By Simone Bloem, Université Paris Descartes/University of Bamberg.
The OECD is the co-ordinator of what some claim is currently the most important and influential international student assessment: The Programme of International Student Assessment (PISA). PISA not only includes the 34 member states of the OECD, but an almost equally large number of so-called partner countries and economies.
There may have been times when informed readers in participating countries had heard more about PISA than the OECD itself. But over time, the organisation has undoubtedly become a well-known agent to stakeholders in education policy as well as for the professionals in school systems around the world. This may well be due to the fact that the OECD is an important knowledge producer with PISA data; they not only co-ordinate the implementation and further development of the assessment, but also analyse the data and draw policy-related conclusions on this basis.
Since the first publication of PISA results in 2001, the OECD Secretariat has prepared a growing number of reports and other dissemination materials related to PISA. Its analysts and managers diffuse PISA results and policy-related conclusions at conferences and events with stakeholders from politics, educational practice and educational research in the participating PISA countries and beyond. On the basis of the various data collected as part of the PISA assessment, it provides global advice to politicians and society aiming to improve the quality, effectiveness and efficiency of national education systems. Due to its high output rate of PISA products, its global outreach and the widespread use of its products in science, politics and the media, the OECD has become an important actor in shaping the interpretation and use of PISA data and results.
An increasing knowledge production with PISA data in the OECD Secretariat could be observed between 2001 and 2014. It is noticeable that the initial PISA reports (reports that are published simultaneously with the release date of PISA data) have grown considerably in volume and scope over the assessment cycles. While the initial PISA reports of the first assessment cycles consisted of one volume with a still manageable numbers of produced pages, tables and figures, the initial PISA reports are now published in several volumes and contain hundreds of pages and significantly more tables and text (see for example OECD, 2001, 2014). Over time, a concentration of analytical activities related to PISA has developed in the OECD Directorate for Education. Analysts in the Directorate have been preparing a growing number of PISA thematic reports, which deal with specific issues in greater detail, like gender equality, students’ motivation or performance of students with an immigrant background (see for example OECD, 2012). These reports had earlier been drafted earlier by external consultants mostly from the academic field.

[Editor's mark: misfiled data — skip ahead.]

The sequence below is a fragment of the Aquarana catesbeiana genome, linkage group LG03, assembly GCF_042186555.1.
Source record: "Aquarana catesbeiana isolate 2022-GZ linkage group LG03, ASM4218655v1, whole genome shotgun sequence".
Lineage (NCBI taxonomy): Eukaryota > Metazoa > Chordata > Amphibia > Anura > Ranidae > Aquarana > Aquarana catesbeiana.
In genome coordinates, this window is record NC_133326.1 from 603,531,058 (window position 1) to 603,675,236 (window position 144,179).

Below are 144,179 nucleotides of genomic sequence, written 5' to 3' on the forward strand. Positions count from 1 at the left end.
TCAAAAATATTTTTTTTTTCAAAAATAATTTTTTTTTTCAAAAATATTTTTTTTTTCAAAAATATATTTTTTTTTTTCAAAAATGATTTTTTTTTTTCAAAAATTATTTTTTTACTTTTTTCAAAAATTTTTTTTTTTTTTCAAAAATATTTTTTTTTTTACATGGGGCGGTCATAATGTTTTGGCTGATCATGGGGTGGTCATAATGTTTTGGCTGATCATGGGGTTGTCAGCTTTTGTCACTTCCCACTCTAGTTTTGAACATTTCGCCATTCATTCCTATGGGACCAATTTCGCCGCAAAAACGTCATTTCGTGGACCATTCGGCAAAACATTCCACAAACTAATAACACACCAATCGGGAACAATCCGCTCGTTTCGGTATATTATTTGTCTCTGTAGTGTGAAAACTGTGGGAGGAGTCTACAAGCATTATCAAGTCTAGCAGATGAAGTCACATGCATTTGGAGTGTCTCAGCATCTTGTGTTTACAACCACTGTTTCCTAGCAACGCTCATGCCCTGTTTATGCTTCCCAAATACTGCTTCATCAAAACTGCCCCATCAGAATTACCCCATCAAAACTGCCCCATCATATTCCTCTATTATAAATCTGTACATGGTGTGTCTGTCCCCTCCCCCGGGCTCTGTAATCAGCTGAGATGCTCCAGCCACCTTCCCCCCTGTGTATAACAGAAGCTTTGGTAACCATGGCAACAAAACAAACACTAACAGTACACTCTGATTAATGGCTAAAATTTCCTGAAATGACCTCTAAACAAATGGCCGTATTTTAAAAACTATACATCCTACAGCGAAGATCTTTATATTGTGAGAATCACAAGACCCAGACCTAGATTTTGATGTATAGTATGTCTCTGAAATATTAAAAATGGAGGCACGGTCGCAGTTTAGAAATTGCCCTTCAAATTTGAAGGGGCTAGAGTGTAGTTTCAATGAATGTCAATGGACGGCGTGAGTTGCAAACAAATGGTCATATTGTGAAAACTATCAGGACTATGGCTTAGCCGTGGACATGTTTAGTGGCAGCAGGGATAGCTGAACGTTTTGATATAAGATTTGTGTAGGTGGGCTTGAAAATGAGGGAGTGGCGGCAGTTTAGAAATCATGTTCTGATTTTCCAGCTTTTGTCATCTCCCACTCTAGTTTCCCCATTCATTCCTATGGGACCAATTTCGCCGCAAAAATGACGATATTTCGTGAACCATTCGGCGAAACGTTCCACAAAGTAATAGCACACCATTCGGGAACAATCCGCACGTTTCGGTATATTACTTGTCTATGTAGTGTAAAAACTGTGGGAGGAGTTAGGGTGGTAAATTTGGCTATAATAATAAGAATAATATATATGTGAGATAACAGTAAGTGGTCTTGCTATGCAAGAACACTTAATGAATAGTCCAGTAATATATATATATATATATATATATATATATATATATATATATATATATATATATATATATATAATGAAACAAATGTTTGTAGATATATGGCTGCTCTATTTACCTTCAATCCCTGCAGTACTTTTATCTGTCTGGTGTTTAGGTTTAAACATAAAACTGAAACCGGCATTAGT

Most notably the OECD Directorate for Education has tried to strengthen the link between PISA and policy advice through new forms of data analysis and has adopted a more public oriented data communication approach with the aim of raising the relevance of the assessment and its results in politics, educational practice and society. The mostly descriptive presentation of results in the initial reports of the first assessment cycles has been supplemented by more in-depth secondary analysis and reference to countries’ experiences and reform trajectories that are intended to serve as “best practice” examples. According to OECD experts, this follows from a growing demand for policy advice on the basis of PISA data from countries and the availability of more and comparative historical data, as the PISA assessment has already had several cycles which would allow an in-depth use of PISA data. At the same time, this turn from a largely descriptive presentation of results to a more policy oriented use of PISA data is, at least in part, seen critically from members of the PISA community in and outside the OECD. Furthermore, the OECD Directorate for Education had strengthened and extended its media outreach in recent years, in particular by showing more presence in social media and by producing more accessible materials, ranging from overview brochures (e.g. OECD, 2014) and other shorter pieces of work summarising main results, to online tools allowing the public to explore PISA results themselves. In passing, it should also be mentioned that these additional activities went hand-in-hand with an increase in the number of employees working for PISA and additional financial resources available to the OECD Directorate for Education.
These developments can be interpreted as a growing politicisation of the knowledge production of PISA in the OECD’s Directorate for Education since the publication of first PISA results in 2001. It increases OECD’s visibility in society, politics and the media and ties PISA data more closely to educational policy. With this, OECD’s global influence in international education policies will likely increase even further.
Simone Bloem, Université Paris Descartes/University of Bamberg. Email: firstname.lastname@example.org
This blog is based on Bloem’s thesis on OECD’s knowledge production with PISA, which she will defend in November 2014.
Bloem, S. (2013). L’exploitation des enquêtes PISA : entre rigueur scientifique et exigences politiques. INITIO -Réformes scolaires : perspectives internationales – no. 3, automne 2013, 4-25.
>> Related post: Bloem, S. ‘PISA in Low and Middle Income Countries’ 10th Jan, 2014.
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